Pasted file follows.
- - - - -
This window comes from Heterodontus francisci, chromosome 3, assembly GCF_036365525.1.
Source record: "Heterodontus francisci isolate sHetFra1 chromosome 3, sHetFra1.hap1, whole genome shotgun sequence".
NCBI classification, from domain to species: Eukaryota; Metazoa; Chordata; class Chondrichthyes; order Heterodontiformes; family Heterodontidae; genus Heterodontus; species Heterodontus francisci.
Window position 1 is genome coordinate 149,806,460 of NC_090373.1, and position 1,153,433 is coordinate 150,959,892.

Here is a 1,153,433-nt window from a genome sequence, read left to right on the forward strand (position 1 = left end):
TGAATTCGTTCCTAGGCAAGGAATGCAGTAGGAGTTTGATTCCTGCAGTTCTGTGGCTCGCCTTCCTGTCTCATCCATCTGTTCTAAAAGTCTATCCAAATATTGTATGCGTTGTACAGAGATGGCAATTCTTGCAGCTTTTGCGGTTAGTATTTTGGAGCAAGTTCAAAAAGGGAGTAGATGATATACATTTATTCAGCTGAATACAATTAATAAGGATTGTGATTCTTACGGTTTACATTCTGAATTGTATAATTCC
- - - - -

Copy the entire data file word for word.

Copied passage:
This window comes from Heterodontus francisci, chromosome 3, assembly GCF_036365525.1.
Source record: "Heterodontus francisci isolate sHetFra1 chromosome 3, sHetFra1.hap1, whole genome shotgun sequence".
NCBI classification, from domain to species: Eukaryota; Metazoa; Chordata; class Chondrichthyes; order Heterodontiformes; family Heterodontidae; genus Heterodontus; species Heterodontus francisci.
Window position 1 is genome coordinate 149,806,460 of NC_090373.1, and position 1,153,433 is coordinate 150,959,892.

Here is a 1,153,433-nt window from a genome sequence, read left to right on the forward strand (position 1 = left end):
TGAATTCGTTCCTAGGCAAGGAATGCAGTAGGAGTTTGATTCCTGCAGTTCTGTGGCTCGCCTTCCTGTCTCATCCATCTGTTCTAAAAGTCTATCCAAATATTGTATGCGTTGTACAGAGATGGCAATTCTTGCAGCTTTTGCGGTTAGTATTTTGGAGCAAGTTCAAAAAGGGAGTAGATGATATACATTTATTCAGCTGAATACAATTAATAAGGATTGTGATTCTTACGGTTTACATTCTGAATTGTATAATTCC